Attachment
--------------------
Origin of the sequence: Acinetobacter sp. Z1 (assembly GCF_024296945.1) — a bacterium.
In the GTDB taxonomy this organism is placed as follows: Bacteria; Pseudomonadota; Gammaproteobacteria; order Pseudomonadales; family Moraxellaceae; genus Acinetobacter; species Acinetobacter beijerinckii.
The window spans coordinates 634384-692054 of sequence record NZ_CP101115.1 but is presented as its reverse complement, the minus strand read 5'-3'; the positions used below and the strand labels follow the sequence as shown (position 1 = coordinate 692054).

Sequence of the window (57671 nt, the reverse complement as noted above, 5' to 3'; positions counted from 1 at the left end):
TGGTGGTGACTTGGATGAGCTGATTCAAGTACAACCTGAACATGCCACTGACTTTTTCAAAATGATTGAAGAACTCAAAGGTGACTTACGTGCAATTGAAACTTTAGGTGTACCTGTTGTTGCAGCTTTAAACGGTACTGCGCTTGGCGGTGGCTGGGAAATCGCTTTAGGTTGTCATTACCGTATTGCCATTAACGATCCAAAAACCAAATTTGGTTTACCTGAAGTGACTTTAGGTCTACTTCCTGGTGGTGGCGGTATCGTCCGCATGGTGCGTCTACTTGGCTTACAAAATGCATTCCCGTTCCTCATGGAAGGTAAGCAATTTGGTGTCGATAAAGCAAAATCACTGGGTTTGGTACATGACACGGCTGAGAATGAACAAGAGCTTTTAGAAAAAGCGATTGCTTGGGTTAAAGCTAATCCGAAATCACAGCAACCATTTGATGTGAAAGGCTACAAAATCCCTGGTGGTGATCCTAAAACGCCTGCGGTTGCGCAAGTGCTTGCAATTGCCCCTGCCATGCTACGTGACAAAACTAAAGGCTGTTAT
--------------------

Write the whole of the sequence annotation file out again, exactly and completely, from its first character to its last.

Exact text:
Origin of the sequence: Acinetobacter sp. Z1 (assembly GCF_024296945.1) — a bacterium.
In the GTDB taxonomy this organism is placed as follows: Bacteria; Pseudomonadota; Gammaproteobacteria; order Pseudomonadales; family Moraxellaceae; genus Acinetobacter; species Acinetobacter beijerinckii.
The window spans coordinates 634384-692054 of sequence record NZ_CP101115.1 but is presented as its reverse complement, the minus strand read 5'-3'; the positions used below and the strand labels follow the sequence as shown (position 1 = coordinate 692054).

Sequence of the window (57671 nt, the reverse complement as noted above, 5' to 3'; positions counted from 1 at the left end):
TGGTGGTGACTTGGATGAGCTGATTCAAGTACAACCTGAACATGCCACTGACTTTTTCAAAATGATTGAAGAACTCAAAGGTGACTTACGTGCAATTGAAACTTTAGGTGTACCTGTTGTTGCAGCTTTAAACGGTACTGCGCTTGGCGGTGGCTGGGAAATCGCTTTAGGTTGTCATTACCGTATTGCCATTAACGATCCAAAAACCAAATTTGGTTTACCTGAAGTGACTTTAGGTCTACTTCCTGGTGGTGGCGGTATCGTCCGCATGGTGCGTCTACTTGGCTTACAAAATGCATTCCCGTTCCTCATGGAAGGTAAGCAATTTGGTGTCGATAAAGCAAAATCACTGGGTTTGGTACATGACACGGCTGAGAATGAACAAGAGCTTTTAGAAAAAGCGATTGCTTGGGTTAAAGCTAATCCGAAATCACAGCAACCATTTGATGTGAAAGGCTACAAAATCCCTGGTGGTGATCCTAAAACGCCTGCGGTTGCGCAAGTGCTTGCAATTGCCCCTGCCATGCTACGTGACAAAACTAAAGGCTGTTAT